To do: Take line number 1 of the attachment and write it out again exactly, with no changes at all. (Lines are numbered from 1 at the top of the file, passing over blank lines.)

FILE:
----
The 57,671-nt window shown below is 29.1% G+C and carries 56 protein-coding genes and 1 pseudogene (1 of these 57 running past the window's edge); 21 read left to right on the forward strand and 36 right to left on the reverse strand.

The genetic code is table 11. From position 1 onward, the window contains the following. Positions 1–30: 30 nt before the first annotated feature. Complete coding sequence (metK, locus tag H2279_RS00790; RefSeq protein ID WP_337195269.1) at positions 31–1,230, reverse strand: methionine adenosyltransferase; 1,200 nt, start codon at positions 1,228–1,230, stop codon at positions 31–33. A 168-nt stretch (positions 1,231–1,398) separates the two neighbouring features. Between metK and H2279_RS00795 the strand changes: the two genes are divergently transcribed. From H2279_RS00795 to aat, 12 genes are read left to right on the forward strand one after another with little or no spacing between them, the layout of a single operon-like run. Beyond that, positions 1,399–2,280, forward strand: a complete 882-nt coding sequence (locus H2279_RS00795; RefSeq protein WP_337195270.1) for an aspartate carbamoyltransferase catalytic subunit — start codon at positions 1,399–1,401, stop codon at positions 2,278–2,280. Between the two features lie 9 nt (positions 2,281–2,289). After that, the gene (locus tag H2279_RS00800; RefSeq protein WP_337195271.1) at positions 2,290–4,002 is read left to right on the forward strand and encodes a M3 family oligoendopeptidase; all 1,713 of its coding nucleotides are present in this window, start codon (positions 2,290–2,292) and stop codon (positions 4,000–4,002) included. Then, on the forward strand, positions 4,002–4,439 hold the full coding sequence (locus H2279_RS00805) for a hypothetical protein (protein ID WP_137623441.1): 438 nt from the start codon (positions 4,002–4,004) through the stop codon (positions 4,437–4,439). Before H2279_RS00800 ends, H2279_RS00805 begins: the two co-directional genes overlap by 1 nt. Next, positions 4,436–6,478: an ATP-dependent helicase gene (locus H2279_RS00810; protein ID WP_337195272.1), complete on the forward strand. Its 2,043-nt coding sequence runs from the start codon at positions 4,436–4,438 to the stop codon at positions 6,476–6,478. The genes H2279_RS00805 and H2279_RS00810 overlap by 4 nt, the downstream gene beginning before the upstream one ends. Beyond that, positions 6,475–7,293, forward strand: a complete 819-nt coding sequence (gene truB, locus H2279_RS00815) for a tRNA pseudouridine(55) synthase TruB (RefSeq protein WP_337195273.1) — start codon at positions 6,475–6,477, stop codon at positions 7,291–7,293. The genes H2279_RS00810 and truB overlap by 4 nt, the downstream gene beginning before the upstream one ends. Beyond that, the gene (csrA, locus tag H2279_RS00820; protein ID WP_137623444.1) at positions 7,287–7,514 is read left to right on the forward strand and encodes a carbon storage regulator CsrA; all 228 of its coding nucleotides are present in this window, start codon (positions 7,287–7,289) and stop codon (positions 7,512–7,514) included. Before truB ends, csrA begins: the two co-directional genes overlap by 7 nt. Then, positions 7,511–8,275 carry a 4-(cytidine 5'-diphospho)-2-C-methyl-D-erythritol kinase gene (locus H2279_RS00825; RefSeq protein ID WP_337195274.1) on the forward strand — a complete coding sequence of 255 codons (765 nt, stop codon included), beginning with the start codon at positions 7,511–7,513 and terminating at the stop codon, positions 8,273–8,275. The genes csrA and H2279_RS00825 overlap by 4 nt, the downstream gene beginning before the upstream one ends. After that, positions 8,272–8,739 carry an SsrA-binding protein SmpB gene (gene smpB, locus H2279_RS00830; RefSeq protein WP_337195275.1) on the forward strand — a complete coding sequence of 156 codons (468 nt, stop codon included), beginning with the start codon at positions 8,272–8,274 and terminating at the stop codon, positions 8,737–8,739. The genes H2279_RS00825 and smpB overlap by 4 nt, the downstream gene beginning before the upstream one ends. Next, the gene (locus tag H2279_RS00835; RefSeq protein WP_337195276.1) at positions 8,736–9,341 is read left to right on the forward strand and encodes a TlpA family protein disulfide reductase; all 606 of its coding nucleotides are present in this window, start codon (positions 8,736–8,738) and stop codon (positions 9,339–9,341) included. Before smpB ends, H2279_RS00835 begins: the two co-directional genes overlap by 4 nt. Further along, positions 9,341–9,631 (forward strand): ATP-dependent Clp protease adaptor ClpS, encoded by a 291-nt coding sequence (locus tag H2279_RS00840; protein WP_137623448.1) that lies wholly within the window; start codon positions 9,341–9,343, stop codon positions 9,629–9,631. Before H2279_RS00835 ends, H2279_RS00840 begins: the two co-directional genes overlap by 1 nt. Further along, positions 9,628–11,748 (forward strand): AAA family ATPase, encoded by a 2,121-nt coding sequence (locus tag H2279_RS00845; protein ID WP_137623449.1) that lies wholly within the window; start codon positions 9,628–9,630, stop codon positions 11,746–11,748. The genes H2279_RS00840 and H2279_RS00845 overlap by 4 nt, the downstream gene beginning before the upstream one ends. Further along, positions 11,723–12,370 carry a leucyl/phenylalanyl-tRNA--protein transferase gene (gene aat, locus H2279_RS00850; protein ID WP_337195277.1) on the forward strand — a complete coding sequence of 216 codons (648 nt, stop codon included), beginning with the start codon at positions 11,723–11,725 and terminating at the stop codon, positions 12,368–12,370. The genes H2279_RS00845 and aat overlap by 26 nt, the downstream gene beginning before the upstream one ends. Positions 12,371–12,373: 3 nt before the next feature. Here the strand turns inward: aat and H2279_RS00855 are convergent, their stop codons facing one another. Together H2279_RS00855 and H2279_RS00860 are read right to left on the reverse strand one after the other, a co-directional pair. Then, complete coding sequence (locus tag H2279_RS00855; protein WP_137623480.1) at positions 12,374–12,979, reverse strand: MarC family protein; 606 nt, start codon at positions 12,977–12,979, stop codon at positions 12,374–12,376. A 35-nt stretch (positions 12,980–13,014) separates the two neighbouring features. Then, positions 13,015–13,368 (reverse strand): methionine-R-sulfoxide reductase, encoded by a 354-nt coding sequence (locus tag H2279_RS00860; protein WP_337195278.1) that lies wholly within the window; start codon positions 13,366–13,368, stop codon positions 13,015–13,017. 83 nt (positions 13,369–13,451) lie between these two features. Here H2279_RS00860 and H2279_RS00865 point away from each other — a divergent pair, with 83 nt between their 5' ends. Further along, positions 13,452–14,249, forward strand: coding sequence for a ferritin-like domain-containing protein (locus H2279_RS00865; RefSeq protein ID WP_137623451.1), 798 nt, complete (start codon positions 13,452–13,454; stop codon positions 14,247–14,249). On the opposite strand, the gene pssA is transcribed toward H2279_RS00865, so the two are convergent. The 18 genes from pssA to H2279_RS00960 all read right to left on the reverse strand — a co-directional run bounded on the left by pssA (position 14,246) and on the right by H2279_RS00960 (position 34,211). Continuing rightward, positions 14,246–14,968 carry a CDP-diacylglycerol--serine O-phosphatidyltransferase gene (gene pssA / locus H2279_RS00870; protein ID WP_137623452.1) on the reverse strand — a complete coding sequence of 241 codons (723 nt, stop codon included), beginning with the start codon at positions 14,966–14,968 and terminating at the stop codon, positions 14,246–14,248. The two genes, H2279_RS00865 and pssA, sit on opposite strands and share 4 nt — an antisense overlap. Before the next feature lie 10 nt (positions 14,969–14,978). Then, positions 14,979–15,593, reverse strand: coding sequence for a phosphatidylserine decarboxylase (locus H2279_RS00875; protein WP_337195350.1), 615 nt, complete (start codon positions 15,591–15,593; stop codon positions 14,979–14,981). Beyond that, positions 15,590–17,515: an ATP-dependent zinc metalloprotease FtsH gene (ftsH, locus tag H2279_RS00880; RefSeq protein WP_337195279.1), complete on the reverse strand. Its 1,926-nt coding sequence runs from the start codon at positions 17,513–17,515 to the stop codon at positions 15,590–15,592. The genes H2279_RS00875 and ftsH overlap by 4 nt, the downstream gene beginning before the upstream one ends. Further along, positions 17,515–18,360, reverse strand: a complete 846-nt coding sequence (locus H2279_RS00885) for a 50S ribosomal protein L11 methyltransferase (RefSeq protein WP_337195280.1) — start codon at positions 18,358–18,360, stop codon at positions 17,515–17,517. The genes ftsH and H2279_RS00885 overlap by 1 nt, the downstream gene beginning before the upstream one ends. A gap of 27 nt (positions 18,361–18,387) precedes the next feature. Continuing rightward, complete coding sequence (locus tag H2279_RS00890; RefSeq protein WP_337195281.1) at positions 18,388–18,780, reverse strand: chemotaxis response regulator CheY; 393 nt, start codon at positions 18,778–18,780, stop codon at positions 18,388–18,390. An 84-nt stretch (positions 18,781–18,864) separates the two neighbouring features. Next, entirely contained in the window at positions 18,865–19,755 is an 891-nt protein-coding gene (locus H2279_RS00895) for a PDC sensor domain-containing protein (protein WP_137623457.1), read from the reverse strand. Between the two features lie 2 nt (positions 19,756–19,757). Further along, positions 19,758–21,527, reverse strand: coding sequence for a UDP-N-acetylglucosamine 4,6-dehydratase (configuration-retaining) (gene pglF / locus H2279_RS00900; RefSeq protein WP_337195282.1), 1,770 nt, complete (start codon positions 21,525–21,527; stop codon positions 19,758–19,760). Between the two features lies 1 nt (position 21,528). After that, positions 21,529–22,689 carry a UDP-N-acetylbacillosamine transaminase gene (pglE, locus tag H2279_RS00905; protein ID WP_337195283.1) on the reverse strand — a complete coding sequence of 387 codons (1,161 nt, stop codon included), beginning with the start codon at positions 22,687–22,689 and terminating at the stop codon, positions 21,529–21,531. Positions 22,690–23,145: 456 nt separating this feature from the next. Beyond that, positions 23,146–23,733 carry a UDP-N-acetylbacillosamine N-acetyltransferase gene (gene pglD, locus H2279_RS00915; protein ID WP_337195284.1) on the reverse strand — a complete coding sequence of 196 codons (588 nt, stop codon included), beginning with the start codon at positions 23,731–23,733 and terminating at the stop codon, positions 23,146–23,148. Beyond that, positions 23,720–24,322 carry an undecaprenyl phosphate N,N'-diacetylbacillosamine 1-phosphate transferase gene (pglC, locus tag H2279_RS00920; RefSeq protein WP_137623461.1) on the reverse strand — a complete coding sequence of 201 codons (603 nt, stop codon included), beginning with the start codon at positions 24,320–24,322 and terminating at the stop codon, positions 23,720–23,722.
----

The 57,671-nt window shown below is 29.1% G+C and carries 56 protein-coding genes and 1 pseudogene (1 of these 57 running past the window's edge); 21 read left to right on the forward strand and 36 right to left on the reverse strand.